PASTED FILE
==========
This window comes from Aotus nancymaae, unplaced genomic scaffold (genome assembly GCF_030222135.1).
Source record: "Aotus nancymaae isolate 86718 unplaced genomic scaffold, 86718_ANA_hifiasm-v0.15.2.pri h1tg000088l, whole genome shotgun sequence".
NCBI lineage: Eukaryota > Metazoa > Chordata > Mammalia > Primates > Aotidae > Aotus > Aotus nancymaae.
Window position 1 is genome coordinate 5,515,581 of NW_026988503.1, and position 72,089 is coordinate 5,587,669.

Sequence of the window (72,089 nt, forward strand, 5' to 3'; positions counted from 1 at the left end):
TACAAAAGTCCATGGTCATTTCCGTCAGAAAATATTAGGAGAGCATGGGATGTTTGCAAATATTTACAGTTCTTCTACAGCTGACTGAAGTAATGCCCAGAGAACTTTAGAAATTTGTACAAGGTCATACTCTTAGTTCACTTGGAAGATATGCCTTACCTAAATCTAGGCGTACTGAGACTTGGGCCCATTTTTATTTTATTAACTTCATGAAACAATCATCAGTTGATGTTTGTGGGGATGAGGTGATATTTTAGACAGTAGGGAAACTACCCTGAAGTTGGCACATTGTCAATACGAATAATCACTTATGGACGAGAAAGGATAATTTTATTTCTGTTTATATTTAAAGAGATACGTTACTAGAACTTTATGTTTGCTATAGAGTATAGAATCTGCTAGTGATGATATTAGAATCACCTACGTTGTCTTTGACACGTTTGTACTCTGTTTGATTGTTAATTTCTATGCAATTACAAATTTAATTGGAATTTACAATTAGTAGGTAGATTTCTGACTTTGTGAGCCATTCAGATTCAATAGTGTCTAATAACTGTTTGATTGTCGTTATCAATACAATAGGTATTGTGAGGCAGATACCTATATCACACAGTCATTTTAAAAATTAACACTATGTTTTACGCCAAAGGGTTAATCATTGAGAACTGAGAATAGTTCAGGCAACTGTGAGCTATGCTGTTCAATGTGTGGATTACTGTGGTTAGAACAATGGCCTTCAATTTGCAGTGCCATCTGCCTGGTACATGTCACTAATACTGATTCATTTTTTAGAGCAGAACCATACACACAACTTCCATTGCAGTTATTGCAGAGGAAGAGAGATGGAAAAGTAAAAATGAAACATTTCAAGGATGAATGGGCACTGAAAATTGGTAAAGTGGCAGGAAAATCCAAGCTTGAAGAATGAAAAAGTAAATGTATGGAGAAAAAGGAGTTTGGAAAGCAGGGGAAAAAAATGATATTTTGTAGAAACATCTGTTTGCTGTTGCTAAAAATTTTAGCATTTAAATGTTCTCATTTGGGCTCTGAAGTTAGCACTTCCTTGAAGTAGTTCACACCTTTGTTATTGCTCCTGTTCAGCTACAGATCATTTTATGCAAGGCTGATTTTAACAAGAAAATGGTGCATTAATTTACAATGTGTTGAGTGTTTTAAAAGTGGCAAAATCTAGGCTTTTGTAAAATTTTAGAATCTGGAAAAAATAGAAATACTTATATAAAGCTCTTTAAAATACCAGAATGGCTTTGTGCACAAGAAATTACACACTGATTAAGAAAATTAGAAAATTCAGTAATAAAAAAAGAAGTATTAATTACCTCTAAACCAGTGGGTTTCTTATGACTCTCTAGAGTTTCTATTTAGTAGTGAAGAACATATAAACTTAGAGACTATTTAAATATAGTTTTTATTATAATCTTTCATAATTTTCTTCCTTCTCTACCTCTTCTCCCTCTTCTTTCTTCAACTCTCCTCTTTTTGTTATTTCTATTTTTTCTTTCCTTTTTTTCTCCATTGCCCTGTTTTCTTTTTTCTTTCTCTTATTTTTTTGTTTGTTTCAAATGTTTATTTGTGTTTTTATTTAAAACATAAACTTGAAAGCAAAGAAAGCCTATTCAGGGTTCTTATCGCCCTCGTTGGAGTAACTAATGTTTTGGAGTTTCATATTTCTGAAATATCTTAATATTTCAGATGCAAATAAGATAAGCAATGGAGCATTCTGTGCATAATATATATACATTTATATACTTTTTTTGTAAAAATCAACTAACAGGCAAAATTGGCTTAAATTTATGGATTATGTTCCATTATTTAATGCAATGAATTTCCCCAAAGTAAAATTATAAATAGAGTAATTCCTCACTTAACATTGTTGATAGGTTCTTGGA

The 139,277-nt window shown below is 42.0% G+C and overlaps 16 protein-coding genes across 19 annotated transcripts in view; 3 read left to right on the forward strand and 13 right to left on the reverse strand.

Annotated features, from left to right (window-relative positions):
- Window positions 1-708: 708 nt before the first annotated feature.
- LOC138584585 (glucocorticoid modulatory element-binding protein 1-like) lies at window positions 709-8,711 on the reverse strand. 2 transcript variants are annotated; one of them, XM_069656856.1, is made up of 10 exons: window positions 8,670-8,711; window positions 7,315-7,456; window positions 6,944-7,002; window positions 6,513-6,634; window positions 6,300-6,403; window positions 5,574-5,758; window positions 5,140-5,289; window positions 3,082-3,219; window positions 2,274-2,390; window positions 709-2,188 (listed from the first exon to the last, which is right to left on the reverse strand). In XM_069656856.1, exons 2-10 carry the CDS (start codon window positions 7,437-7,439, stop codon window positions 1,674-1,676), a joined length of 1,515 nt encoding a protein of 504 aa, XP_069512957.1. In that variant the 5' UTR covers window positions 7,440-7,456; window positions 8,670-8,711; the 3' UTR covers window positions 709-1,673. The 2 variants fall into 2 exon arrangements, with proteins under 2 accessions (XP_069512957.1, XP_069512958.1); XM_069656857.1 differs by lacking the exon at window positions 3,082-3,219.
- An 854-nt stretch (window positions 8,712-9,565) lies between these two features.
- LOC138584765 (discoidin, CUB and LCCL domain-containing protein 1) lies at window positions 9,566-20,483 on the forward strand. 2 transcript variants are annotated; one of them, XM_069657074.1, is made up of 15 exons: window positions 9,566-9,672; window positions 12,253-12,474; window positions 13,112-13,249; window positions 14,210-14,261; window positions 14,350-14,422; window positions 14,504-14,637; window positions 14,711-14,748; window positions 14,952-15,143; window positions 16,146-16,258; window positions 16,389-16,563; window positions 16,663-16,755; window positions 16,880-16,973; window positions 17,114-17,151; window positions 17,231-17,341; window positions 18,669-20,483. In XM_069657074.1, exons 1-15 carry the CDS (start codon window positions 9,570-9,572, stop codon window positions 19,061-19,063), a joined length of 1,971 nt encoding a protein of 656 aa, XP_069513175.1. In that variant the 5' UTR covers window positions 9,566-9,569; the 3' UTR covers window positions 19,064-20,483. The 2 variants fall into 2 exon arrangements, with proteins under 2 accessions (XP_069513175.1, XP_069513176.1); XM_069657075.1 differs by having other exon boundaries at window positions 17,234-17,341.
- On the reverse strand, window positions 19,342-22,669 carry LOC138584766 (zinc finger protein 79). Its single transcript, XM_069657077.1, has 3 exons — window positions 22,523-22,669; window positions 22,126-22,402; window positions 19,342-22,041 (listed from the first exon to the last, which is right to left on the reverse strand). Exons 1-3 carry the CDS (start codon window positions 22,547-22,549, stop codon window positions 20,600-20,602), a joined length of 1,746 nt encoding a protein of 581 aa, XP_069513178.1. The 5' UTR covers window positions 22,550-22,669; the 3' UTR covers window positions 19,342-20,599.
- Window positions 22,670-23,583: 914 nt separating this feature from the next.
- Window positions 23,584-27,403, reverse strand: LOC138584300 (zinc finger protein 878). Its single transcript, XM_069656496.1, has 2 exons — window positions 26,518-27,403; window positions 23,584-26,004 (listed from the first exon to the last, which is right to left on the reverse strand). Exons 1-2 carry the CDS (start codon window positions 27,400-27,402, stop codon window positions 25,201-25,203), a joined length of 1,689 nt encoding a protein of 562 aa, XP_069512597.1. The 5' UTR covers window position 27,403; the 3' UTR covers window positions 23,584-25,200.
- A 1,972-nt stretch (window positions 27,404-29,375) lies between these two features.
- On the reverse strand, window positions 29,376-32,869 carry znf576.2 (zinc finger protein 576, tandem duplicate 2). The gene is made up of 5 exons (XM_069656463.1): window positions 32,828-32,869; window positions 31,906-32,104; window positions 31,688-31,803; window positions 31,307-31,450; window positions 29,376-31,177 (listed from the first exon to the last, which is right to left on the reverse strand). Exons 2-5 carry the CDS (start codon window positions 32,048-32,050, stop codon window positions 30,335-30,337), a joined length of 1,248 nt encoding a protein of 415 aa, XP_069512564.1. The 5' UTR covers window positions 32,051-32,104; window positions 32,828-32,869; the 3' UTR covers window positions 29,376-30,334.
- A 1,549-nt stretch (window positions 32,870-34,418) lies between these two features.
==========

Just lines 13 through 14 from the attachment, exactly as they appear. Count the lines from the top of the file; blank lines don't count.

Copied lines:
- On the reverse strand, window positions 19,342-22,669 carry LOC138584766 (zinc finger protein 79). Its single transcript, XM_069657077.1, has 3 exons — window positions 22,523-22,669; window positions 22,126-22,402; window positions 19,342-22,041 (listed from the first exon to the last, which is right to left on the reverse strand). Exons 1-3 carry the CDS (start codon window positions 22,547-22,549, stop codon window positions 20,600-20,602), a joined length of 1,746 nt encoding a protein of 581 aa, XP_069513178.1. The 5' UTR covers window positions 22,550-22,669; the 3' UTR covers window positions 19,342-20,599.
- Window positions 22,670-23,583: 914 nt separating this feature from the next.